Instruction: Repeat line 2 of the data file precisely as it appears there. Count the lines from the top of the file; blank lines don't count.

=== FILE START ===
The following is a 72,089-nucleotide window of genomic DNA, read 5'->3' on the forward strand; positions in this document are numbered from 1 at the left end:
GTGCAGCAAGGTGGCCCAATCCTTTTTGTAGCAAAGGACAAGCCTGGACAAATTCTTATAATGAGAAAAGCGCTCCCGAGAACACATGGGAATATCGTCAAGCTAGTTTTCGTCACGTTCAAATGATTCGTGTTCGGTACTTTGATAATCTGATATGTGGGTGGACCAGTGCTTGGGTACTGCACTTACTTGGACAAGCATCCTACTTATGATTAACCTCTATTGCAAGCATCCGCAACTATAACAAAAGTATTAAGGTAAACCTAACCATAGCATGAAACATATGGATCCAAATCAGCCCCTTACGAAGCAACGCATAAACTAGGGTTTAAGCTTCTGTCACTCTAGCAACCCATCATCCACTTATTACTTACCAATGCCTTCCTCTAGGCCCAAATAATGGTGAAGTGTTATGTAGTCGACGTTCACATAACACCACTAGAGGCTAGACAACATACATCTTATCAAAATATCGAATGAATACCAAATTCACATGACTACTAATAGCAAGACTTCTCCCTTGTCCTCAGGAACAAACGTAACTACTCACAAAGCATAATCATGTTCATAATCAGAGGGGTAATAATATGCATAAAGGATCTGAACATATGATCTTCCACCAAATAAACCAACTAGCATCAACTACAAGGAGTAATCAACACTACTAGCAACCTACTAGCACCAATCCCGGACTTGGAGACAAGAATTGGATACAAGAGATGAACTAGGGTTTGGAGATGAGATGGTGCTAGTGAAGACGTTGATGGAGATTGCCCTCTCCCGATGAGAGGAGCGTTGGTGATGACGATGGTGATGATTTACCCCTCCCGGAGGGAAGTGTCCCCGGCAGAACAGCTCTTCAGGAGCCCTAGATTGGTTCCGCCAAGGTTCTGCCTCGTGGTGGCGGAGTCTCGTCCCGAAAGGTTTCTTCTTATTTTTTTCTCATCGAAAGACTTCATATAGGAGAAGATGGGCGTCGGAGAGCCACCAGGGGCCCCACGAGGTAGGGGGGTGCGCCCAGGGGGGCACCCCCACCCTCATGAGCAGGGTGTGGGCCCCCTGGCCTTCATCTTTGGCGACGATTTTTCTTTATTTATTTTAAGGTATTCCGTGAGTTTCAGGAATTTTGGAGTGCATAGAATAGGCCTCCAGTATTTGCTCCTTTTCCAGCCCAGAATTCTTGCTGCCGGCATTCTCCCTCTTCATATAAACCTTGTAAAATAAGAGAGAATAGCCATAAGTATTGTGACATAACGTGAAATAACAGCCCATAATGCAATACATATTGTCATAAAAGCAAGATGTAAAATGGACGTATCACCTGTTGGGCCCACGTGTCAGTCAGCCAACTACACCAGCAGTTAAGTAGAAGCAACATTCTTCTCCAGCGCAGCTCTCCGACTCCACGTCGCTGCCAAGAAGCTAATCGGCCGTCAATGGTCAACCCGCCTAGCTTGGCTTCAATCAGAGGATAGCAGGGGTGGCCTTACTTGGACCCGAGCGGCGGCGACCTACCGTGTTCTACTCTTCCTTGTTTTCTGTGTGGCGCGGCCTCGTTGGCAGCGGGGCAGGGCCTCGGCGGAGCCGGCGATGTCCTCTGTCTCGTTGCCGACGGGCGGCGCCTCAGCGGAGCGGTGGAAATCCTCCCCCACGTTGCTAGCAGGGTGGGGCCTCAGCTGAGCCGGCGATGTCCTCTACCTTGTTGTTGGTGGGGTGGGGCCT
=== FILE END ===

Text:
GTGCAGCAAGGTGGCCCAATCCTTTTTGTAGCAAAGGACAAGCCTGGACAAATTCTTATAATGAGAAAAGCGCTCCCGAGAACACATGGGAATATCGTCAAGCTAGTTTTCGTCACGTTCAAATGATTCGTGTTCGGTACTTTGATAATCTGATATGTGGGTGGACCAGTGCTTGGGTACTGCACTTACTTGGACAAGCATCCTACTTATGATTAACCTCTATTGCAAGCATCCGCAACTATAACAAAAGTATTAAGGTAAACCTAACCATAGCATGAAACATATGGATCCAAATCAGCCCCTTACGAAGCAACGCATAAACTAGGGTTTAAGCTTCTGTCACTCTAGCAACCCATCATCCACTTATTACTTACCAATGCCTTCCTCTAGGCCCAAATAATGGTGAAGTGTTATGTAGTCGACGTTCACATAACACCACTAGAGGCTAGACAACATACATCTTATCAAAATATCGAATGAATACCAAATTCACATGACTACTAATAGCAAGACTTCTCCCTTGTCCTCAGGAACAAACGTAACTACTCACAAAGCATAATCATGTTCATAATCAGAGGGGTAATAATATGCATAAAGGATCTGAACATATGATCTTCCACCAAATAAACCAACTAGCATCAACTACAAGGAGTAATCAACACTACTAGCAACCTACTAGCACCAATCCCGGACTTGGAGACAAGAATTGGATACAAGAGATGAACTAGGGTTTGGAGATGAGATGGTGCTAGTGAAGACGTTGATGGAGATTGCCCTCTCCCGATGAGAGGAGCGTTGGTGATGACGATGGTGATGATTTACCCCTCCCGGAGGGAAGTGTCCCCGGCAGAACAGCTCTTCAGGAGCCCTAGATTGGTTCCGCCAAGGTTCTGCCTCGTGGTGGCGGAGTCTCGTCCCGAAAGGTTTCTTCTTATTTTTTTCTCATCGAAAGACTTCATATAGGAGAAGATGGGCGTCGGAGAGCCACCAGGGGCCCCACGAGGTAGGGGGGTGCGCCCAGGGGGGCACCCCCACCCTCATGAGCAGGGTGTGGGCCCCCTGGCCTTCATCTTTGGCGACGATTTTTCTTTATTTATTTTAAGGTATTCCGTGAGTTTCAGGAATTTTGGAGTGCATAGAATAGGCCTCCAGTATTTGCTCCTTTTCCAGCCCAGAATTCTTGCTGCCGGCATTCTCCCTCTTCATATAAACCTTGTAAAATAAGAGAGAATAGCCATAAGTATTGTGACATAACGTGAAATAACAGCCCATAATGCAATACATATTGTCATAAAAGCAAGATGTAAAATGGACGTATCACCTGTTGGGCCCACGTGTCAGTCAGCCAACTACACCAGCAGTTAAGTAGAAGCAACATTCTTCTCCAGCGCAGCTCTCCGACTCCACGTCGCTGCCAAGAAGCTAATCGGCCGTCAATGGTCAACCCGCCTAGCTTGGCTTCAATCAGAGGATAGCAGGGGTGGCCTTACTTGGACCCGAGCGGCGGCGACCTACCGTGTTCTACTCTTCCTTGTTTTCTGTGTGGCGCGGCCTCGTTGGCAGCGGGGCAGGGCCTCGGCGGAGCCGGCGATGTCCTCTGTCTCGTTGCCGACGGGCGGCGCCTCAGCGGAGCGGTGGAAATCCTCCCCCACGTTGCTAGCAGGGTGGGGCCTCAGCTGAGCCGGCGATGTCCTCTACCTTGTTGTTGGTGGGGTGGGGCCT